Storing firewood is an art form in and of itself. After chopping it down and splitting it, it’s tempting to just throw it into a pile and call it a day. To get the absolute most out of your firewood, however, it’s important to follow a few guidelines for stacking and storing.
Here are some tips on how to properly store your firewood.
Keep It Outdoors!
On paper, keeping your firewood stored in your house makes a lot of sense. After all, doing so would protect the firewood from the elements, allowing it all to stay dry right up until you want to use it. Then you just need to pick up a few logs before heading outside, right? There are even some websites that present ideas on how to proudly display your firewood in your living space, adding a rustic touch to your home. Convenient and stylish? Where’s the downside?
Turns out, there are millions of downsides, and they’re all living under your house. Wood already naturally attracts all kinds of rodents and insects, including termites, carpenter ants, wood roaches, field mice, and spiders. If you stack logs in a pile, you’ll notice there are gaps between each one. Consider each gap a potential home for bugs and critters and you’ll think twice before storing large amounts of firewood in your house.
If your firewood is to be used indoors for a fireplace or wood stove, experts say you should bring the logs inside no more than 24 hours before burning them. This allows for convenience while also preventing you from accidentally helping a million bugs move into your house.
Find the Right Location
If you can’t store firewood inside, where can you store it all? Let’s go over a few basics.
First, whatever you store your firewood in should be placed no closer than 5 feet away from the foundation of your home. As we said, firewood naturally attracts pests, and stacking logs close to your house is practically rolling out the welcome mat for them. If they gather near your firewood stack, they’ll eventually find their way inside.
Second, you want to keep your firewood elevated. Wood is a natural material, meaning it can and will decompose if left on the damp, cool ground. Even if it doesn’t, it will absorb any hydration it can, and a moist log is far less efficient than a dry one.
Third, if possible, you should never store your wood under a tree. Bugs are the culprit here once again. Trees make the perfect houses for bugs because they’re literally made of wood. Storing your firewood underneath a tree is like building a shiny new condo for insects.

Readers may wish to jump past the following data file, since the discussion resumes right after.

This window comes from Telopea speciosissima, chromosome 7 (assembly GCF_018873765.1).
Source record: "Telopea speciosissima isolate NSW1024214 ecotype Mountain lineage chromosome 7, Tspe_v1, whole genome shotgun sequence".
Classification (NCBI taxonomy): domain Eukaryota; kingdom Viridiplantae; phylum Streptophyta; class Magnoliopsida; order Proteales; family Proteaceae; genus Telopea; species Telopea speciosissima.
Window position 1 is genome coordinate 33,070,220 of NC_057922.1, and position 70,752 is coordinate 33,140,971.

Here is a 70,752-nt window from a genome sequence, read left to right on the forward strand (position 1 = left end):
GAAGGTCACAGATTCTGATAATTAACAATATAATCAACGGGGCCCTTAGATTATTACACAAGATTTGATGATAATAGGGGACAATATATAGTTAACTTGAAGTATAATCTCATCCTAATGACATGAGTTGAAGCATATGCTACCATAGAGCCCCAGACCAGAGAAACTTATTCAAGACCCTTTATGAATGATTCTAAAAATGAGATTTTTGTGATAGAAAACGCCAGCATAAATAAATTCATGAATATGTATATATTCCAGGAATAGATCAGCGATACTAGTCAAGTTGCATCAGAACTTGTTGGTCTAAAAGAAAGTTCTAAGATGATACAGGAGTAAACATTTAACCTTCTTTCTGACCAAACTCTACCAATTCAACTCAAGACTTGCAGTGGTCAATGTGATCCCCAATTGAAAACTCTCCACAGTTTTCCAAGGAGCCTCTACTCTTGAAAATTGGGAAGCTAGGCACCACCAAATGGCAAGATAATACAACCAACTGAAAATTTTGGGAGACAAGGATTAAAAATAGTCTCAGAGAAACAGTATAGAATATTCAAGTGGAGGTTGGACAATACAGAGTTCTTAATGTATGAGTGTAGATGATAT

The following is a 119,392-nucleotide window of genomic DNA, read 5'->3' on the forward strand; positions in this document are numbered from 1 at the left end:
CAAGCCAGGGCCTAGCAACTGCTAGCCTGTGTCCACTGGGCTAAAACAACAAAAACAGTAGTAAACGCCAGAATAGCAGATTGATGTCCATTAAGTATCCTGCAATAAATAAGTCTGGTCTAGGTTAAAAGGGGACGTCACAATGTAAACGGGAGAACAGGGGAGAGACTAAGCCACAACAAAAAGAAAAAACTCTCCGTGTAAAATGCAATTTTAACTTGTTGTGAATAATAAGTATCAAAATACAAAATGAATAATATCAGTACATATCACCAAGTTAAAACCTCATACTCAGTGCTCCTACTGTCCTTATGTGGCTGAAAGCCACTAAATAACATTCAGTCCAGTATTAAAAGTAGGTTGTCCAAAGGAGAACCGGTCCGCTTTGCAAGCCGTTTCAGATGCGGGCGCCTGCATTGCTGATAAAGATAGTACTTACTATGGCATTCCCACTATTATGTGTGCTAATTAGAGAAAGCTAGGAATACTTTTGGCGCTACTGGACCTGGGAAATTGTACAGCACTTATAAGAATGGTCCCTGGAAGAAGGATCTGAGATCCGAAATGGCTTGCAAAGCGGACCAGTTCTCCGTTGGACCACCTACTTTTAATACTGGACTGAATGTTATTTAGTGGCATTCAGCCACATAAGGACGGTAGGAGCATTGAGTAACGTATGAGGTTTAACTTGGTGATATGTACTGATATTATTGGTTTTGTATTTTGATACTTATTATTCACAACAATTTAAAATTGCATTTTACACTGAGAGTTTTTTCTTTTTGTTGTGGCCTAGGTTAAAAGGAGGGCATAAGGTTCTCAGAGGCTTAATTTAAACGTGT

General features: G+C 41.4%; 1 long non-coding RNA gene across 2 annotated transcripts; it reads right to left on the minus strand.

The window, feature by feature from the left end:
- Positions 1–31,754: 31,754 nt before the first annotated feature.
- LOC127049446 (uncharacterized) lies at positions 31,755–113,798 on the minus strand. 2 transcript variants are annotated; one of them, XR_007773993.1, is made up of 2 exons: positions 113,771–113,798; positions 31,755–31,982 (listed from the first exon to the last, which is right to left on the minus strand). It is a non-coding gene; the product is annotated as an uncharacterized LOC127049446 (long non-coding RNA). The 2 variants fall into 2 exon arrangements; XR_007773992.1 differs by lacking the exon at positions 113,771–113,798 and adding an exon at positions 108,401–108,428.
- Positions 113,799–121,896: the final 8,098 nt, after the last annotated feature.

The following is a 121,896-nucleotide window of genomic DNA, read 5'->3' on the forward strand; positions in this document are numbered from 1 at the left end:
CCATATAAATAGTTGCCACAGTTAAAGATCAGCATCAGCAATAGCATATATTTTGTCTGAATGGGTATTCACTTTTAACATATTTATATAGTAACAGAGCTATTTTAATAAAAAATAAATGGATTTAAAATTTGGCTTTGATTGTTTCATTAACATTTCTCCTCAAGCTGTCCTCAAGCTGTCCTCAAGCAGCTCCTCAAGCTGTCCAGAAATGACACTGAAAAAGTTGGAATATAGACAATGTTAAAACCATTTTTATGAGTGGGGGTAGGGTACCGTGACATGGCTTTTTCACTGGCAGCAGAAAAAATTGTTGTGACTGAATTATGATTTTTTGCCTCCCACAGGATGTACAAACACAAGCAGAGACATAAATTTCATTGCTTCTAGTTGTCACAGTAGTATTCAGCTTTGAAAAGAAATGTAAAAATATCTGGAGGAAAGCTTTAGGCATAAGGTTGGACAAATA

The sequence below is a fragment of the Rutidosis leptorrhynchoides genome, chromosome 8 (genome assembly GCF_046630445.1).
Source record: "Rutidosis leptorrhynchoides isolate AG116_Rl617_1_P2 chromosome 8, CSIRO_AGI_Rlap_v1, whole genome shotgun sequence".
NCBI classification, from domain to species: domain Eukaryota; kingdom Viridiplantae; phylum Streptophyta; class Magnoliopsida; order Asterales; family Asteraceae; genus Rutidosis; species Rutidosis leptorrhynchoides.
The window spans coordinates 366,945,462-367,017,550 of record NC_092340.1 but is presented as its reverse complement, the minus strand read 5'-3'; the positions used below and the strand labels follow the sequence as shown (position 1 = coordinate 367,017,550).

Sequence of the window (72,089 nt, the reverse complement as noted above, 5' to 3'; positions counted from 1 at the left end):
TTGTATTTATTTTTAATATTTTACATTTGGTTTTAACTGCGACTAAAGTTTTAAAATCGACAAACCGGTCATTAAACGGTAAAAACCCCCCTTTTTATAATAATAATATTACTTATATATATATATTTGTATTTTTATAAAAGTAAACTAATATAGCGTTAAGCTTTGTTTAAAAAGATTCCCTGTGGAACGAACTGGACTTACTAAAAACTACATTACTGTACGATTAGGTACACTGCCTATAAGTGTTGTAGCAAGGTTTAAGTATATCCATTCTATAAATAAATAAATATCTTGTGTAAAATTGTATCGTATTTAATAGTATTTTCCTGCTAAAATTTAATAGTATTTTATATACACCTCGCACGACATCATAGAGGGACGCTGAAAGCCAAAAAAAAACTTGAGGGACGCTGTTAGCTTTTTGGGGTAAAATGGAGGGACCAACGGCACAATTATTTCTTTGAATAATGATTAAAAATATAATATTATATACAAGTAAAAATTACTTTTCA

When it comes to finding a place to house your firewood, the most important thing to look for is something that will keep your logs dry. Depending on where you live, this could be easier said than done, but you do have a few choices.
Your best option is a firewood rack, which is specifically built for this task. It keeps your firewood off the ground, and it’s designed for air to circulate throughout your stack regularly, airing each piece out and keeping it all nice and dry.
A lot of firewood racks don’t come with any lids or covers, but you can purchase a firewood cover separately for relatively cheap.
Another great option is a seasoning shed. This is essentially a tent for your firewood, with a few added perks. First, their larger size allow you to store a lot of firewood. Second, they’re great for drying out greener wood. Acting like a sort of greenhouse, a seasoning shed’s polyethylene covers help keep heat and any excess moisture out.
Keep in mind, if your logs are already seasoned and dry, you have many more options due to the durability of your firewood. You can essentially keep it in any storage unit that’s easiest for you as long as you keep it dry, off the ground, and away from nature’s elements.
How It All Stacks Up
So you have the right location, the right storage unit, and the right coverage. Now it’s time to find the right technique for stacking all of your firewood.
The general consensus is to avoid stacking your firewood any higher than four feet or so. This is more for safety and accessibility purposes; you don’t want to reach for a log and have six feet of firewood fall down on top of you.
If your firewood isn’t yet seasoned and dry, you want to stack the logs with the bark facing down. This allows for the moisture in your wood to evaporate faster, as well as air out more quickly due to a larger surface area having more impact with air flow.
If your firewood is seasoned, then the opposite is suggested: Stack the logs with the bark facing up. The bark actually acts as a shield against any stray elements that may leak through your storage unit, such as rain droplets or snow.
Firewood in Frederick, MD & Beyond
At Appalachian Tree Co., we know you want quality seasoned wood for your fireplace, bonfire, or wood furnace. That’s why we keep much of the local wood we cut down during the spring and summer and season it into dry, clean-burning firewood for your home. Need an extra cord or two this winter? Give us a call!